The United States Navy is leading the way when it comes to preparing for the transition of transgendered troops into the military.

Utilizing mandatory training, the Navy has begun holding training sessions, taking place in classrooms ranging from the USS Ronald Reagan in the Pacific to the Naval War College in Rhode Island and bases in Afghanistan.

“It is important to allow all our Sailors to serve with dignity”, Chief of Naval Operations (CNO) Admiral John Richardson said during his visit to Resolute Support HQ in Afghanistan last year. “I have to congratulate you all for starting the training so quickly here in Afghanistan, learning forward on how we are doing that.”

U.S. Navy Sailors deployed to Resolute Support received training on the new DoD Transgender policy. "It is important to allow all our Sailors to serve with dignity", said Chief of Naval Operations (CNO) Adm. John Richardson during his visit to RS HQ. "I have to congratulate you all for starting the training so quickly here in Afghanistan, learning forward on how we are doing that." (U.S. Navy photo by Lt. Christopher R. Hanson)

U.S. Navy Sailors deployed to Resolute Support received training on the new DoD Transgender policy. “It is important to allow all our Sailors to serve with dignity”, said Chief of Naval Operations (CNO) Adm. John Richardson during his visit to RS HQ. “I have to congratulate you all for starting the training so quickly here in Afghanistan, learning forward on how we are doing that.”
(U.S. Navy photo by Lt. Christopher R. Hanson)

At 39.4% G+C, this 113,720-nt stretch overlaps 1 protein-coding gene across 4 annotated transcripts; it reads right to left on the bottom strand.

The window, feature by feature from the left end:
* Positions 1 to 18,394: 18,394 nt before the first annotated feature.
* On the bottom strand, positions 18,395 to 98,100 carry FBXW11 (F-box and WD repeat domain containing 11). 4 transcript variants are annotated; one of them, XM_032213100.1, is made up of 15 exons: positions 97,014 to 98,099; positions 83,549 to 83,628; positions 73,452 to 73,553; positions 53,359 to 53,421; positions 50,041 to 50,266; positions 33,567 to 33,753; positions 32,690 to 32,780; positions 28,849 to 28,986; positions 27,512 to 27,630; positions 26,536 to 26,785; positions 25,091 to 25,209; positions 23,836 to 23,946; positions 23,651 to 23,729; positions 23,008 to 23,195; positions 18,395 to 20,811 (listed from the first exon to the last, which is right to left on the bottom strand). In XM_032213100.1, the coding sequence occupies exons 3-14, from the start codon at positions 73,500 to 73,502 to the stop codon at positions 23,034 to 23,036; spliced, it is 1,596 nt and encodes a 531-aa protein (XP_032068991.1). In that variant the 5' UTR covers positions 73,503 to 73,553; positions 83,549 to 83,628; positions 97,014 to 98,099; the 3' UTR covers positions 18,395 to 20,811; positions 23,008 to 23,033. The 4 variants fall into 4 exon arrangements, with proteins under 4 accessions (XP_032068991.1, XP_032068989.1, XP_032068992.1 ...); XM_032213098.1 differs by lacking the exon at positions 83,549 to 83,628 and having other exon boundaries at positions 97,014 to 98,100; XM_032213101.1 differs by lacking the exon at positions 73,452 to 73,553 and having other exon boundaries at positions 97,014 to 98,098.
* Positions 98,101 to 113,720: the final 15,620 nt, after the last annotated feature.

In June of last year, outgoing Secretary of Defense Ashton Carter announced the DoD’s lifting of the ban that prevented transgendered troops from openly serving in the US military, mandating that all services complete transition and accommodation for the new policy by July 1, 2017.

While all services are currently devising strategies to successfully transition transgender troops into service, the Navy has proven to be the most vigorous in their efforts, particularly in the public eye.

MEDITERRANEAN SEA (Dec. 6, 2016) Cmdr. Daniel Testa, commanding officer of the Swamp Foxes of Helicopter Maritime Strike Squadron (HSM) 74 conducts transgender policy training with Sailors aboard the guided missile-cruiser USS San Jacinto (CG 56). The guided-missile cruiser San Jacinto, currently deployed as part of the Eisenhower Carrier Strike Group, is conducting naval operations in the U.S. 6th Fleet area of operations in support of U.S. national security interests in Europe. (U.S. Navy photo by Petty Officer 3rd Class Andrew J. Sneeringer/Released)

MEDITERRANEAN SEA (Dec. 6, 2016) Cmdr. Daniel Testa, commanding officer of the Swamp Foxes of Helicopter Maritime Strike Squadron (HSM) 74 conducts transgender policy training with Sailors aboard the guided missile-cruiser USS San Jacinto (CG 56). The guided-missile cruiser San Jacinto, currently deployed as part of the Eisenhower Carrier Strike Group, is conducting naval operations in the U.S. 6th Fleet area of operations in support of U.S. national security interests in Europe. (U.S. Navy photo by Petty Officer 3rd Class Andrew J. Sneeringer/Released)

According to transgender implementation  information set forth by the DoD in 2016, “Service members with a diagnosis from a military medical provider indicating that gender transition is medically necessary will be provided medical care and treatment for the diagnosed medical condition, in the same manner as other medical care and treatment.”

Transitions officially begin after a service member receives a diagnosis from a military medical provider indicating that gender transition is medically necessary and only conclude when the Service member’s gender marker is changed in the Defense Enrollment Eligibility Reporting System (DEERS) and the Service member serves and is recognized in the preferred gender.

Since the announcement of transgender troop ban being lifted, TRICARE has released a list of treatments that would be covered –with military funding– for troops who identify as transgender.

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